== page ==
The complainant entered possession of the leased premises under the lease and has held continuous occupancy thereunder since the date of the lease, operating a drug store in the part of the premises known as 119 Washington Street and during such period sublet for doctors' offices the upstairs portion of No. 119 and Nos. 115 and 117 Washington Street.

On the last day of September, 1949, complainant failed to pay to the respondent rent for the month of September 1949. On October 3, 1949 the respondent gave complainant notice that in consequence of default in the payment of such rent in accordance with the terms of the lease, she had elected to terminate the lease and demanded possession of the premises. On that date complainant mailed the respondent a check for the rent due for September. On October 5, 1949 the respondent returned the check to complainant. On October 6, 1949 complainant tendered to the respondent $275 in lawful currency of the United States in payment of the September 1949 rent. The respondent refused the tender. On October 14, 1949 the respondent made a written demand for immediate possession of the leased premises. The demand stated that in consequence of the default of complainant to pay the rent due on the last day of September 1949 the respondent had elected to terminate the lease. On October 21, 1949 the present suit was instituted and the preliminary injunction granted.

Tendencies of the evidence also showed the following. The complainant had spent substantial sums of money in maintaining the interior of the leased premises including both the portion of premises occupied by the drug store and the portion of the premises subleased to the doctors. Complainant has carried continuously during the lease in the leased premises a large and valuable stock of drugs and sundries for sale and has used a large amount of valuable fixtures and equipment in the operation of the drug business. There is no building in Huntsville, Alabama, for rent to which the complainant might remove his drug business and there conduct the same and there is no office space available in Huntsville for complainant's lessee doctors where such doctors could be in close proximity to complainant's drug business and where they now have their prescriptions filled.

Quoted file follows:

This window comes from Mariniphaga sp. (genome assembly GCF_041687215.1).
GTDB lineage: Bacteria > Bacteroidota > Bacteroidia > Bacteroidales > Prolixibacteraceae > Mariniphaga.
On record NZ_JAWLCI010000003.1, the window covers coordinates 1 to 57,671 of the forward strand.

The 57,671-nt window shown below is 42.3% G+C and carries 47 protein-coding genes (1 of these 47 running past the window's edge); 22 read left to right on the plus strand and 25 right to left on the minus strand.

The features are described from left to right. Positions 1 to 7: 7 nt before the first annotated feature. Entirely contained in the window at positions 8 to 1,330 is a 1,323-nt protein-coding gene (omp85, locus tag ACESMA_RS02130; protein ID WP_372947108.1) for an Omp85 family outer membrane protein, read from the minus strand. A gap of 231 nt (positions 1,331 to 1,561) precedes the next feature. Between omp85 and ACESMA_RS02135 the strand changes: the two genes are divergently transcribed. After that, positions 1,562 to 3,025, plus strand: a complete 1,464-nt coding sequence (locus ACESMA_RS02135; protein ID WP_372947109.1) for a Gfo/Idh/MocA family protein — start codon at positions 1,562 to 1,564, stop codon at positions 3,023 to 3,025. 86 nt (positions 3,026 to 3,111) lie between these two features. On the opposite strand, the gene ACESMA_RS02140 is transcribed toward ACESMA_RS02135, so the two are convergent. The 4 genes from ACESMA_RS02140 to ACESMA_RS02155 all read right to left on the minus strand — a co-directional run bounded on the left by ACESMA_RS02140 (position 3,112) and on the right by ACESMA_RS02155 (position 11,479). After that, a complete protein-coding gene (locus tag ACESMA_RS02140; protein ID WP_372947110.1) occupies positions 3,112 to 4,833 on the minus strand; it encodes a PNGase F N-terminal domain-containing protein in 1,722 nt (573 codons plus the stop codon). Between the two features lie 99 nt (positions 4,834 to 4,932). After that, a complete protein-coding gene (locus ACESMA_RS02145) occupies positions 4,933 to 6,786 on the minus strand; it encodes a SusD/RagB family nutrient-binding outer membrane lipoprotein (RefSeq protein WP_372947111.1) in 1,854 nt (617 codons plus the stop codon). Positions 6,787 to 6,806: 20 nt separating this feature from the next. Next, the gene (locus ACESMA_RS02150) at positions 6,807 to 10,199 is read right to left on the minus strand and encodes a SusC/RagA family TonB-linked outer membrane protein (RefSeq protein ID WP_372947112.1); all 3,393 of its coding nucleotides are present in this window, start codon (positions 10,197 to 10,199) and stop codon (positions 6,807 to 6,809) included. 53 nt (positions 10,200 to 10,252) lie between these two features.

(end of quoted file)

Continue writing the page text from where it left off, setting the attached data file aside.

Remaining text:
Prior to the last day of September 1949 respondent accepted without objection or protest 64 rent checks for the first 64 months of the lease, only 9 of these checks having been mailed or otherwise delivered *427 on the last day of the month. The remainder of these checks were mailed or otherwise delivered from 1 day to 13 days after the last day of the month. On August 10, 1949 respondent went to the complainant at his place of business and stated to him that she appreciated his making her deposits for her of the rent since she had not been well but she was now able to be up and out and to look after her affairs. The evidence is in conflict as to her exact words in this conversation, the complainant offering testimony that all the respondent said was that she was going back to Arizona to spend the winter, that she did not want the complainant to deposit any more money in the bank for her, but that she wanted the check mailed to her on the last day of the month. According to the respondent she stated that she wanted complainant to pay her the rent for the drug store on the day that it was due according to the terms of the lease and to pay it by check. There was proof tending to show that the respondent admitted she wanted a new lease contract with increase in rent. Respondent made no denial that she had made this admission. There was proof tending to show that complainant would be irreparably damaged if he were forced to give up the leased premises or attempt to operate the drug business in some other location.